Patients randomised to the intervention group (IG) will be entered into the BSS in addition to standard best usual care. Expertise in the BSS will comprise of a palliative care consultant or specialist registrar (SpR), a respiratory medicine consultant or SpR with a specialist interest in breathlessness, a respiratory physiotherapist, an occupational therapist and a respiratory nurse specialist. Patients will see 12 health professionals per visit, and multidisciplinary team meetings will take place before and after each visit. Outpatient clinics will take place once per week. The timing of interventions and data collection has been designed to allow for short disease trajectories in patients with cancer and minimise patient burden, whilst allowing time for interventions to have the desired effect. Four weeks is considered to be the minimum length of pulmonary rehabilitation programmes that give a clinically significant benefit.

Primary Outcomes

Measure
Chronic Respiratory Disease Questionnaire (CRQ)
time frame: 12 weeks

Secondary Outcomes

Measure
Hospital Anxiety and Depression Score
time frame: Baseline, 6 and 12 weeks during / after the intervention or usual care
A Numerical Rating Scale (NRS) to assess the intensity of the sensation of breathlessness on average and at worst at rest and on exertion over the last 24 hours.
time frame: Baseline and 12 weeks post intervention or usual care
Symptom related quality of life(QOL) will also be assessed using the Palliative Care Outcome Scale (POS) and POS symptoms to quantify palliative care symptoms in addition to breathlessness.
time frame: Baseline, 6 and 12 weeks during / after the intervention or usual care
EQ5D will be used as a generic health related QOL measure.
time frame: Baseline, 6 and 12 weeks during / after the intervention or usual care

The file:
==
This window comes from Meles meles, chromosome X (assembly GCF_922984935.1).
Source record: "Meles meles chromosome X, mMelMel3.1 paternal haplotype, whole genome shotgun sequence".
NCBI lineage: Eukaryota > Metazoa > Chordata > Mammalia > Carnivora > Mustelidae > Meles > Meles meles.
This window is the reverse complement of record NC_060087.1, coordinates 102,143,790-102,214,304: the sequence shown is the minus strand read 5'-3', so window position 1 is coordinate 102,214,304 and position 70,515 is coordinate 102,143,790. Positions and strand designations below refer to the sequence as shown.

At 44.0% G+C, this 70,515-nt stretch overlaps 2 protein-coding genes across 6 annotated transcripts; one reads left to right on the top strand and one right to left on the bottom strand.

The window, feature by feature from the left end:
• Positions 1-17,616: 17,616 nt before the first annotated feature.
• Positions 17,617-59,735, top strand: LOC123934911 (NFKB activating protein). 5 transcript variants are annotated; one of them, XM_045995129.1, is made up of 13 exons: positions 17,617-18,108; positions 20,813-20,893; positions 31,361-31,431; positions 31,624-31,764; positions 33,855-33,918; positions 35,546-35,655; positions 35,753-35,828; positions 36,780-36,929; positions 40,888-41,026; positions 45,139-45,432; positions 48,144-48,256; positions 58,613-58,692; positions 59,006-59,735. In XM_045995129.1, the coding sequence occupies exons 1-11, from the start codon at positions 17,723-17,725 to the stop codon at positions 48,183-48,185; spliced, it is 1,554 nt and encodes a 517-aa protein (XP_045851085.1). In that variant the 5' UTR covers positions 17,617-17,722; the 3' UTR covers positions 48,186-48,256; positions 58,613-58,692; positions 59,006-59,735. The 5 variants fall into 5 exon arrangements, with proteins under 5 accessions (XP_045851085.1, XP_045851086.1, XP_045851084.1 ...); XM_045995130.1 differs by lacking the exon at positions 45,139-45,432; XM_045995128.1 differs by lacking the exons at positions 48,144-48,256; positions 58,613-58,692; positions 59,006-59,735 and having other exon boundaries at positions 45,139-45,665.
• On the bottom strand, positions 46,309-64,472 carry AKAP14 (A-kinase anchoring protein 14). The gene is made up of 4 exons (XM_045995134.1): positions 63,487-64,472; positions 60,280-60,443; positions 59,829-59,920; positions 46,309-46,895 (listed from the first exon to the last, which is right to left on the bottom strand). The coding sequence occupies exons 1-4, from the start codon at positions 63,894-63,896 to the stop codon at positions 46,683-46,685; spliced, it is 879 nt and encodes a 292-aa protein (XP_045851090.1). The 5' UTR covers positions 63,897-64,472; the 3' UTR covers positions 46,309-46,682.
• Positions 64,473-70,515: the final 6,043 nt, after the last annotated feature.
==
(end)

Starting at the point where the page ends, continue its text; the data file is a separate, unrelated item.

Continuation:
A subset of patients (10 patients in each treatment group) will undergo qualitative interviews on expectations, and fears about the service.
time frame: Baseline, 6 and 12 weeks during / post intervention or usual care
Carer burden will be assessed using the Zarit Burden Inventory.
time frame: Baseline, 6, and 12 weeks during / post intervention or usual care
The Client Service Receipt Inventory (CSRI) will be used to record other service use in the three month period prior to baseline assessment and then for each followup period
time frame: Baseline, 6 and 12 weeks during / post intervention or usual care
Physiological status will include forced expiratory volume in 1s, slow vital capacity, peak expiratory flow rate (PEF), and pulse oximetry
time frame: Baseline, 6 and 12 weeks durning / post intervention or usual care
Respiratory muscle activity will also be measured noninvasively by quantifying the surface parasternal intercostal muscle electromyogram, to provide an index of neural respiratory drive (NRD).
time frame: Baseline, 6 and 12 weeks durning / post intervention or usual care

Eligibility Criteria

Male or female participants from 16 years up to 90 years old.

Inclusion Criteria: - Patients with any established underlying medical diagnosis with breathlessness on exertion or at rest. - Cancer patients who have risk factors for breathlessness( risk factors include a history of smoking, asthma or COPD, lung irradiation, exposure to asbestos, coal dust, cotton dust or grain dust, lung involvement by cancer) - Respiratory muscle weakness - Anxiety. - Patients must have advanced disease that is refractory to maximal optimised medical management. - Patients must be able to engage with a short term physiotherapy and occupational therapy intervention. Exclusion Criteria: - Patients with breathlessness of unknown cause. - Chronic hyperventilation syndrome.

Additional Information

Official title Development,Effectiveness and Cost-effectiveness of a New Respiratory and Palliative Care Out-patient Breathlessness Support Service
Principal investigator Irene Higginson, BMedSci BMBS PhD FFPHM FRCP
Trial information was received from ClinicalTrials.gov and was last updated in April 2013.
Information provided to ClinicalTrials.gov by King's College London.